Honestly, that's the whole reason why I wrote that article. I'm struggling with that thought as well, but I don't think you're completely right on that.

> Maybe you start with a single floor or even a single hotel room into which you preferentially book people who you think will be early adopters.

This is exactly the plan I'm going with actually. But still, sourcing tablets, sourcing funds to buy them, and then developing an MVP takes time. It can't be too simple that it will be detrimental to their guest satisfaction, finding the balance is key, that's why the initial version is only room service.

> Maybe you just find one mom-and-pop hotel who pays you not in money but in their time and data.

Again, that's what I'm going after. Some people say that I should already charge them, and finding hotels that would pay for that at this stage is a waste of time, that's the point I was trying to make in the article. Finding a hotel that will pay with their time and data is exactly what I'm going after.

Ok? I'm glad you're doing more than is described in what you initially wrote, but I can only respond to the thing you wrote.

I think these struggles are very similar to what people doing B2C startups go through. Nobody has a fully marketable product on day 1. Early tests of the value prop are key, and people do all sorts of things to prove that the value really is sufficient to build a business on before they get cash in hand.

But I think it's always important to keep in mind that until somebody actually does pay, it's all just a fantasy. And it's also important to keep in mind that as entrepreneurs we really want to preserve the fantasy. You know your market better than anybody here, and it's your money you're spending, so use your best judgment. This could be the optimal way forward.

However, the inability to find early adopters could also be evidence that there isn't really a market, that you're selling a nice-to-have. Or it could be evidence that your company doesn't have the sales capacity to move the product, even if you end up making something good. Until you actually make some sales (and more importantly, recurring sales), you won't know for sure. So every time you find a reason to delay that moment of truth, you should be suspicious.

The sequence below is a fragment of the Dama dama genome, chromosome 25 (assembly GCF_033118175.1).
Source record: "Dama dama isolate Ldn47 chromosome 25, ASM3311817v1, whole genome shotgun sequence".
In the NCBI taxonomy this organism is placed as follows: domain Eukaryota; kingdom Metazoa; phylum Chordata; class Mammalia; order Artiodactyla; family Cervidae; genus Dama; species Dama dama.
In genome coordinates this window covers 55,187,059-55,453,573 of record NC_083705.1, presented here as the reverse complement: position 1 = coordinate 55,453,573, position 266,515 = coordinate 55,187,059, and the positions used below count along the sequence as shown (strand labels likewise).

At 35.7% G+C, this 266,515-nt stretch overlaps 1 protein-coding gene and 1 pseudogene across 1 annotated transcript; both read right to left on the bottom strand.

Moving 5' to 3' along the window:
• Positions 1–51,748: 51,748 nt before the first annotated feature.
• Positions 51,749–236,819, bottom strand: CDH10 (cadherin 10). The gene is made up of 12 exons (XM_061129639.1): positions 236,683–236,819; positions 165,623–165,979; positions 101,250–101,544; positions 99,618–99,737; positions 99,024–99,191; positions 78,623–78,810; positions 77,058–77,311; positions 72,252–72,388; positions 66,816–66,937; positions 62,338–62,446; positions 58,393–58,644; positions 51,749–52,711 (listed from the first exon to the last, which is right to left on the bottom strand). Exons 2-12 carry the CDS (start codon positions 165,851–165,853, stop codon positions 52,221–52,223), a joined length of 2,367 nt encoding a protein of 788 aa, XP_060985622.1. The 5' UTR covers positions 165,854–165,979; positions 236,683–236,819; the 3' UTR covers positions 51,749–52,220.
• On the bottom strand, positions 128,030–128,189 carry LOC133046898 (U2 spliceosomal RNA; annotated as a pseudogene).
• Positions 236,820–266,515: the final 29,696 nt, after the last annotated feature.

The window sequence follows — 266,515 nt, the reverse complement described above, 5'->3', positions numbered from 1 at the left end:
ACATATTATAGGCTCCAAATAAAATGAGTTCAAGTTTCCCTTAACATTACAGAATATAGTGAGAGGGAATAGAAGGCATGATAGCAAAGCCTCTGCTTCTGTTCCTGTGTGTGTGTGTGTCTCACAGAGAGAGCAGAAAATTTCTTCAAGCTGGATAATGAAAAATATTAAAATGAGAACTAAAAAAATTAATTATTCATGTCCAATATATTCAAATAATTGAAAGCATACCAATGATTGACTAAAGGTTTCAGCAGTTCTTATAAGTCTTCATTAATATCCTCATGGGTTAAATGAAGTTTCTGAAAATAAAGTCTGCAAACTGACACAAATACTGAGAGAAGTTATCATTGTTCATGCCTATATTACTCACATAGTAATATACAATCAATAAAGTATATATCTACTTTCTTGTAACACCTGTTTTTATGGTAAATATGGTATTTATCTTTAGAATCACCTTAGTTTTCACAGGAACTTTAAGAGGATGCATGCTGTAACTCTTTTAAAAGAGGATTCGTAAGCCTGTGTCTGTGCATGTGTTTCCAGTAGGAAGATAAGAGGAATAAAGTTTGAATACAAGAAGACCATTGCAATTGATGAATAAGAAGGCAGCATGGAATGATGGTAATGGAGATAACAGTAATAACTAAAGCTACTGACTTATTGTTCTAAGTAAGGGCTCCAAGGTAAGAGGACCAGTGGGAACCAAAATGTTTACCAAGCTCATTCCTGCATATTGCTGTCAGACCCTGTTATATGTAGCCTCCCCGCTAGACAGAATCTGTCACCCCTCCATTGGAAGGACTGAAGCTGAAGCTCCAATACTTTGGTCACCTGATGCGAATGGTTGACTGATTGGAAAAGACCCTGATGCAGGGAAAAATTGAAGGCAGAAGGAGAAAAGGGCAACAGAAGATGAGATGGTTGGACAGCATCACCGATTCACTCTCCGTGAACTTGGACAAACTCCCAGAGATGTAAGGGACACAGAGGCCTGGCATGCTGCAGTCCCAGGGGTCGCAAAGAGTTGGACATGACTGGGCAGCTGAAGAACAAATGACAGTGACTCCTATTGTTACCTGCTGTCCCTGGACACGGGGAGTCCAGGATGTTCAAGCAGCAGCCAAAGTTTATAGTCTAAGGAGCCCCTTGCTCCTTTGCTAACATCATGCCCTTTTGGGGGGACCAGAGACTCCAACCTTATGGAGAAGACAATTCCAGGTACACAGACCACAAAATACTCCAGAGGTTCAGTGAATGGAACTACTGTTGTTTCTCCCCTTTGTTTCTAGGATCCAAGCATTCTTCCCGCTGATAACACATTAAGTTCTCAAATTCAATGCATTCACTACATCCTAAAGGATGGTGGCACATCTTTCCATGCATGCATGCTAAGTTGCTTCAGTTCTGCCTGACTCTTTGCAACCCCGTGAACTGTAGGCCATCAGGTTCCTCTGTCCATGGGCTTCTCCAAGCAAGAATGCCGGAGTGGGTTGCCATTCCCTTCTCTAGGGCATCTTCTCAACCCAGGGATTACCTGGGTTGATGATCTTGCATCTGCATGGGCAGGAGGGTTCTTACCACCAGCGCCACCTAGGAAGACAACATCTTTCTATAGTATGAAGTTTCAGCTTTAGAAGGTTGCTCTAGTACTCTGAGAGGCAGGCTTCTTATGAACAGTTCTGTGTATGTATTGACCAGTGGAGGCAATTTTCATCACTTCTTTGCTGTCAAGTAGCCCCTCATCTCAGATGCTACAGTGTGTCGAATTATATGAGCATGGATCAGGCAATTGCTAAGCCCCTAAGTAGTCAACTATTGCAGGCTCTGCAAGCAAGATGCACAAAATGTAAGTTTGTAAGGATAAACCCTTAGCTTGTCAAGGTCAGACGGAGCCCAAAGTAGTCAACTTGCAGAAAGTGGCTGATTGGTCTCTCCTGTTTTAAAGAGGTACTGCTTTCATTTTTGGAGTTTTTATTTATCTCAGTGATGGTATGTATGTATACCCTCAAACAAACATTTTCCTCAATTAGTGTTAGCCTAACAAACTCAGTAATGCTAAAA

Thanks a lot.

> So every time you find a reason to delay that moment of truth, you should be suspicious.

I couldn't agree more with this. My worry is that this thought is going to make me approach hotels a bit too early that will be a waste of time. Finding the right time and the right stage is the key.

One thing that is not mentioned in the article is that my initial idea was to develop white-labeled app for hotels that their guests could download. I got someone to introduce me to a hotel owner, and he got me into his hotel. At that stage, I didn't have an app. I'm a software developer, but I didn't even know how to develop for iOS. After they agreed, it took me about one and a half months to learn iOS development, develop the client and develop the back-end. They kind of lost interest. Without getting into much detail, there were other issues with that idea, evident from my other visits to some other hotels, so I pivoted into this. And this time, when I go to a hotel, I want it to be at a stage where it's useful to the hotel, and where I can collect ROI data.

> However, the inability to find early adopters could also be evidence that there isn't really a market, that you're selling a nice-to-have.

I definitely agree with that too. I talked to hotel managers, and they are mostly very excited about the idea, but until they pay me, there is no way of finding out for sure. In the end, in-room tablets might not be a thing, but hotels will need to use technology to understand their in-house guests better, personalize their experiences and automate many things that the staff do now, I have no doubt about it.

IMHO the key is to not think about scaling and economics when you initially try out stuff. You need to find one friendly hotel manager who puts one tablet in one of their rooms, and have reception staff ask the guest on checkout how they liked the tablet offering. That is enough for you to get a feedback loop going. If after a few development cycles your product is exciting enough that the friendly hotel manager considers paying for it, then you think about how you can make it work for that one hotel (from an economic perspective). Then you approach your second hotel.

Of course, it makes sense to have a plan about scaling, but it is a mistake to already put everything in place to be prepared for scaling.

(Disclaimer: working in a startup, but not a founder)

That's an interesting point of view, thanks a lot!
You should have customers before launch. Read the first four chapters of:
That's a lot of questions, and most of the answers are "it depends", or there's more than one right answer.

I'd suggest you consider reading The Art of the Start[1] by Guy Kawasaki, The Four Steps To The Epiphany[2] by Steve Blank, and High Tech Startup[3] by John Nesheim. Between those, they cover a big chunk of the basic stuff you need to know.